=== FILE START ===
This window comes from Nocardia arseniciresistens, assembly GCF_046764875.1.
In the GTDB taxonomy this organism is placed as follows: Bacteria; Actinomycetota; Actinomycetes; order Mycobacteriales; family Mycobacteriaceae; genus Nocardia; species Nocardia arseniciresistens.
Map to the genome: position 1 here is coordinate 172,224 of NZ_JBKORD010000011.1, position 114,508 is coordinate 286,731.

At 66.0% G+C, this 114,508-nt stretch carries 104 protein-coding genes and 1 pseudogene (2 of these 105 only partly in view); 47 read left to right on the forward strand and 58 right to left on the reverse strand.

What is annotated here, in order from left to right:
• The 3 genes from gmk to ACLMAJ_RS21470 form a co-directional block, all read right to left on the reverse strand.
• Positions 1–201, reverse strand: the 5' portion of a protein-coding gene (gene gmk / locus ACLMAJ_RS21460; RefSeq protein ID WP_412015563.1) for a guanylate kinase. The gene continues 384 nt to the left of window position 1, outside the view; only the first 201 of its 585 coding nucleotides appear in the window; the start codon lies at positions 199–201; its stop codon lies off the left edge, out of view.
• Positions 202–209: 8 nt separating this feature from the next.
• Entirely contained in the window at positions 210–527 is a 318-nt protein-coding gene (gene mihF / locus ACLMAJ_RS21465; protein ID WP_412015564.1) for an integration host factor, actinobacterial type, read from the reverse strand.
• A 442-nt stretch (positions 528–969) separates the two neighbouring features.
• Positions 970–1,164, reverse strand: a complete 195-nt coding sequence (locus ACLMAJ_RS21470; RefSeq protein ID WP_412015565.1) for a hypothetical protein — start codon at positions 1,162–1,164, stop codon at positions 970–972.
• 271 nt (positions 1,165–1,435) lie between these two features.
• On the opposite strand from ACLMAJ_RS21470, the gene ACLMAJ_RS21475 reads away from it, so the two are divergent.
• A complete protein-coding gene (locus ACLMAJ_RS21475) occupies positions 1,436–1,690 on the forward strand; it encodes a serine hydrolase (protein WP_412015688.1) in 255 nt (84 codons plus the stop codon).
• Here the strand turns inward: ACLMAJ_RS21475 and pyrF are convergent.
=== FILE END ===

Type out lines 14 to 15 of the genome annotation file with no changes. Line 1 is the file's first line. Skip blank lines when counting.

• A complete protein-coding gene (locus ACLMAJ_RS21475) occupies positions 1,436–1,690 on the forward strand; it encodes a serine hydrolase (protein WP_412015688.1) in 255 nt (84 codons plus the stop codon).
• Here the strand turns inward: ACLMAJ_RS21475 and pyrF are convergent.